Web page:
The result is impressive, indeed it might be one of the most impressive things about the iPhone 7. The wide colour gamut isn’t just a gimmick, colours pop out of the display when put alongside the screens of the 6s or the SE. Supporting wide colour has other benefits too, allowing your photos to look even better. There are always going to be people that just want bigger numbers, but in this instance we’ll choose the quality over quantity every time.

Finally we have the camera. This is where your decision between an iPhone 7 and iPhone 7 Plus will be crucial.

The iPhone 7 comes with a single f/1.8 aperture and six-element lens, the result of which is a camera that is much, much better at taking pictures in low light. There’s optical image stabilisation thrown in as well to help those videos look even smoother than before.


Our experience of using the camera has been that Apple have made some really solid improvements. The iPhone has always been the ultimate point-and-shoot and the 7 simply builds on this philosophy. Low light pictures are much improved over the 6s and while noise is still unavoidable in some conditions generally pictures are brighter, cleaner and more vibrant.

Video looks and sounds really really good, we spent the weekend recording video at a festival and the environmental factors were certainly not in the iPhone’s favour. Despite all of that the result was some incredibly smooth, low-noise footage that captured a large tent gig with remarkable clarity.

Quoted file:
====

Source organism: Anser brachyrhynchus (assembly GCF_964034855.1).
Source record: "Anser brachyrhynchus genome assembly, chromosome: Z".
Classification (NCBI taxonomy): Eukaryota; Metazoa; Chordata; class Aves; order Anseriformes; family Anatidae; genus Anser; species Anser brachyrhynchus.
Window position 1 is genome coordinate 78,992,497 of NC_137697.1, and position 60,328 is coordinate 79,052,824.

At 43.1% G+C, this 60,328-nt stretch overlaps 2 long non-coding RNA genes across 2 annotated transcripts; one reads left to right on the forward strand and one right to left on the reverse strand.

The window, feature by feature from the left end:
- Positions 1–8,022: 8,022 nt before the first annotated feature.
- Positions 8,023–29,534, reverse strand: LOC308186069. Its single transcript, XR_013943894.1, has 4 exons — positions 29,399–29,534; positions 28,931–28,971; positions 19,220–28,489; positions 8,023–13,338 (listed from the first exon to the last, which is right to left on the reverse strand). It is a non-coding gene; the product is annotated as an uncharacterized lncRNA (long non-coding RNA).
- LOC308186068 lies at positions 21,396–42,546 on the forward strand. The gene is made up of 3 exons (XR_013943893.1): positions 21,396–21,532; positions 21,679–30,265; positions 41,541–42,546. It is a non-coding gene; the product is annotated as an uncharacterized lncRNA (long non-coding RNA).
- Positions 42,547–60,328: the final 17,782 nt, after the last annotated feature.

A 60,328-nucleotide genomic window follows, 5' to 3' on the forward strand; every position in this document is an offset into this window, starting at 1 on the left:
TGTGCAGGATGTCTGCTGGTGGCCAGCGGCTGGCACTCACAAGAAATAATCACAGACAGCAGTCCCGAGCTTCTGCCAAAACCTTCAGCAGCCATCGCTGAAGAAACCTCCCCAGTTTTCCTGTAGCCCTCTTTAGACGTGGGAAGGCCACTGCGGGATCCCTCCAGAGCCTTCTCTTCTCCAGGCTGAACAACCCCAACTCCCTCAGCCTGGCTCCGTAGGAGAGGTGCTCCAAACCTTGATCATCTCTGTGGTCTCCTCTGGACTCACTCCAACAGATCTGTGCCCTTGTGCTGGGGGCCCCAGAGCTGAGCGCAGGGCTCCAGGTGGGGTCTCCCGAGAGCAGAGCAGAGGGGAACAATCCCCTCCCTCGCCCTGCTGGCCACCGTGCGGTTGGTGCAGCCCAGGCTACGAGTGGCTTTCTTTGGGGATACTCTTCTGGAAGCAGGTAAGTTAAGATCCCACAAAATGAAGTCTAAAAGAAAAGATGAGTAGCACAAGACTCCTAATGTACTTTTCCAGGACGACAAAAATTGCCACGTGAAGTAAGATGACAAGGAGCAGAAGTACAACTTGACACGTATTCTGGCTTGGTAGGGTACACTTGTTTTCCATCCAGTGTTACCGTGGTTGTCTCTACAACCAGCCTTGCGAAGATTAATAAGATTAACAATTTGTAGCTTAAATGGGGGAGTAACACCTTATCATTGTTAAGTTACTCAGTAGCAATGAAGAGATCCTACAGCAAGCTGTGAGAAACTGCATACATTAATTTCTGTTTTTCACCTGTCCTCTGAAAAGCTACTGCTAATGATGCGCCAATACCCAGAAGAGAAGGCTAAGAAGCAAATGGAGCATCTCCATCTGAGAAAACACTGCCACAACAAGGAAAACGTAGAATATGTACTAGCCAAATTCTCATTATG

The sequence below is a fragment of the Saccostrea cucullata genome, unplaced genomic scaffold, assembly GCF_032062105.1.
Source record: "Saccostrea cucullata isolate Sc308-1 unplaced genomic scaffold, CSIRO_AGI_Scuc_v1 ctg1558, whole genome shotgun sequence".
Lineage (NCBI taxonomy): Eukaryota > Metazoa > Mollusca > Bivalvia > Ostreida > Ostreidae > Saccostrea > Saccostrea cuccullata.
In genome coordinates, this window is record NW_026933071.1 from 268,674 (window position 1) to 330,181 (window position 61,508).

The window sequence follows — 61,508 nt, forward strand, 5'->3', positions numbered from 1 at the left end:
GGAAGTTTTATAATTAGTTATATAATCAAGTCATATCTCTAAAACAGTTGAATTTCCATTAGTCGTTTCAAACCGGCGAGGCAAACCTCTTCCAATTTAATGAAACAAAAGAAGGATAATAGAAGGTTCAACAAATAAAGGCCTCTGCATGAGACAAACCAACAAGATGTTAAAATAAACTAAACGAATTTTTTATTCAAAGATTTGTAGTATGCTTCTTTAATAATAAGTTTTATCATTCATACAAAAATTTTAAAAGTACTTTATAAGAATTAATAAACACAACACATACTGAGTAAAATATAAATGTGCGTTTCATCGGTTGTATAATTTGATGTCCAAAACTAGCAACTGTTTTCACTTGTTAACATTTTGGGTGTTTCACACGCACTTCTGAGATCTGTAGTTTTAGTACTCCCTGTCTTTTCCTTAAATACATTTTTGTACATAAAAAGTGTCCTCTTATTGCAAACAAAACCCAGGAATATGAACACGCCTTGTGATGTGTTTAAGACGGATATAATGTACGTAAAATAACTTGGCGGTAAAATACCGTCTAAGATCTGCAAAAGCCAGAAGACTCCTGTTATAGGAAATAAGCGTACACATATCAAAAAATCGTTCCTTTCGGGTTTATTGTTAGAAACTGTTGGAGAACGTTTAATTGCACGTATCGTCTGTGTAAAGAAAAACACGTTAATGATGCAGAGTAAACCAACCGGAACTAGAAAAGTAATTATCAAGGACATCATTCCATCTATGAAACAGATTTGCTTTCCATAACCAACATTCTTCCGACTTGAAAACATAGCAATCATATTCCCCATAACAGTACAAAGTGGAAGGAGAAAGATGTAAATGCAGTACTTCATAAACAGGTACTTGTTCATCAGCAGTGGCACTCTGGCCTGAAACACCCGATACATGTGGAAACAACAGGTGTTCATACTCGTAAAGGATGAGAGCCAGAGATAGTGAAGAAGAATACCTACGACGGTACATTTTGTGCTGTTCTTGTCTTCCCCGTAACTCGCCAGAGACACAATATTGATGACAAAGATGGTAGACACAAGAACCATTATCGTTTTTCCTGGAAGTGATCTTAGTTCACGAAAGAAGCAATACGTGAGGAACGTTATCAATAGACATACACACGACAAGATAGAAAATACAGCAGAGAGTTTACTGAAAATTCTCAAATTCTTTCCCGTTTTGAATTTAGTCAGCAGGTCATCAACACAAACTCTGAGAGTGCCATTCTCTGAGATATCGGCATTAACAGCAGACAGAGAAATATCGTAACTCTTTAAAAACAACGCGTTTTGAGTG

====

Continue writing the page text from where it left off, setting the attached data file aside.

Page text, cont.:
If photography is one of your key use cases for a smartphone and you still want an iPhone, then the 7 Plus has its smaller sibling beat.

Finally we have iOS 10 and it’s Apple’s most considerable update in some time.


We won’t go into too much detail as you can check out many of the new features here. Instead what we will say is that fundamentally the iPhone experience is as it was.

Major additions include an iMessage app store which allows you to use certain apps directly within the Messages app while the Music app has been completely redesigned.

Apple Music now sports a much simpler interface with larger icons and text. The service now also include personalised playlists, a welcome addition that’ll start to put it more at the heels of Spotify. 

In our view Apple Music isn’t quite there yet. The new interface, although easier to use, feels just a bit too big visually. Album artwork is great but we would rather choose functionality in this instance. Of course that’s just us.


Last but not least is battery life. The iPhone 7 boasts a new A10 fusion chip which is effectively a quad-core processor that can switch between two very low power cores or two very high power cores depending on the task. The result of which is improved efficiency and a claimed battery life increase of two hours on the iPhone 7.

In the real world? There is a definite improvement, of course Apple isn’t including an Apple Watch or wireless headphones into the equation, both of which will drain the battery and indeed did drain the battery when we put it through its paces.

It’s still not bad though, we unplugged our iPhone at 6:30 this morning and despite using wireless audio and having the Apple Watch at time of writing (15:45) it’s showing 53 per cent.

Who should buy the Apple iPhone 7?

This is Apple’s best iPhone ever, and if we’re honest it’s one of their most innovative devices yet. Of course it can’t escape the rumours surrounding next year’s device but if you’re looking to buy a smartphone right now, and Apple are on your radar, this is the phone for you.

Who shouldn’t buy the Apple iPhone 7?

The iPhone 7 has a truly great camera, but if photography is something you do every single day we would seriously consider the 7 Plus. Also if you’re a devout Android user who’s after the latest trinkets like iris-scanning, wireless charging and hi-res audio then the iPhone 7 is unlikely to persuade you to jump over to Apple.

iPhone 7 UK Price: 32GB: £599, 128GB: £699, 256GB: £799